Janelle Jones / Economic Policy Institute

This isn’t the first time I’ve interviewed Janelle Jones about women of color. I’ve been reading her recent work on racial wealth gaps, and I interviewed her about her career recently. She is an economic analyst at the Economic Policy Institute (EPI), a think tank that focuses on including the needs of low- and middle-income workers in economic policy discussions. Janelle Jones works for EPI’s Program on Race, Ethnicity, and the Economy (PREE), which is a nationally recognized source for expert reports and policy analyses on the economic condition of America’s people of color.

EO: A lot of your research revolves around the labor market for minority races. How do you use your platform to help people get an insight on the life of minority workers as not one dimensional?

JJ: Just as important as doing the research is how you communicate that to different audiences. Part of that message is to provide the data to support things racial and ethnic minorities have been saying for decades – there is racial discrimination in every aspect of the labor market that is no way the fault of workers. The other part of that communication strategy is to portray a larger vision of life for workers of color. In spite of structural barriers, racial and ethnic minorities are represented all across the labor market, in every occupation and industry. It is a mistake to talk about workers of color as a monolith. The obstacles to economic success for Latinas in the Southwest are different than the obstacles for black men in the Midwest. And at EPI, we try to make sure our data show the fullness of life for workers of color, and how that will take different policies to ensure economic equity.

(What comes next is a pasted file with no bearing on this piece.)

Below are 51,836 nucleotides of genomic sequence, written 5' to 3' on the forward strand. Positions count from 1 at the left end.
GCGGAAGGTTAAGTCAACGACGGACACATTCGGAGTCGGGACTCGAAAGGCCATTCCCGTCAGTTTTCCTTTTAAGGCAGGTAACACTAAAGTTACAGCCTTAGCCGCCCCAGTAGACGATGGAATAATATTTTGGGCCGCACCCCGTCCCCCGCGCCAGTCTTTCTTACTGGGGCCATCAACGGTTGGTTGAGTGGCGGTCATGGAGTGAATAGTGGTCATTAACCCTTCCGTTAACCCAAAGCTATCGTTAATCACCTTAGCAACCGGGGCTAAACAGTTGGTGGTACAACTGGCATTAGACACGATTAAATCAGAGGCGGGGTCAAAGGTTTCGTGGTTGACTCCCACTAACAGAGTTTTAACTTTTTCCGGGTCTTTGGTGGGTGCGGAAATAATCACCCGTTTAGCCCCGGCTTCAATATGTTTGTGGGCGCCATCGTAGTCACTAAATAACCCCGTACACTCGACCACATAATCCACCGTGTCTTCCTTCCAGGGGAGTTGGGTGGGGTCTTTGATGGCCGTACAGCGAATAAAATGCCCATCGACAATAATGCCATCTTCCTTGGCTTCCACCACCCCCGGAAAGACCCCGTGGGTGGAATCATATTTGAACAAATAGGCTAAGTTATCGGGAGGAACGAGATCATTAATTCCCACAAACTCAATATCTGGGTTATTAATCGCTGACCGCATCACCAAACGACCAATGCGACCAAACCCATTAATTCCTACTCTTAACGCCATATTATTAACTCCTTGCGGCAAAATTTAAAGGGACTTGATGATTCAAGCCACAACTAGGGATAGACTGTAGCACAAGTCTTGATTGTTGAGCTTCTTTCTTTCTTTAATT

EO: Do you witness these hardships in some of the people of color you know? How does that motivate you in your day to day work life?

JJ: A significant portion of my research is informed by the experiences I, and others close to me, have had in the labor market. There was a time when I thought researching topics of which I am personally invested would make me less objective, and thus a less effective researcher. I have come to decide that is completely false. My personal experiences have helped me in two distinct ways. First: It allows for a context and framing that is completely lost if there is only a focus on the numbers. It is nearly impossible, and I think less persuasive, to communicate economic data on racial and ethnic minorities without an accurate narrative of how we ended up in our current circumstances. Second: This is hard work, and to use “slow” as the pace of change is an exaggeration. But the potential impact on the people closest to me is a constant motivation that keeps me passionate and working towards solutions.

EO: How does your role as a black woman in policy research help to shape perspectives in think tanks such as EPI? Why does this representation matter?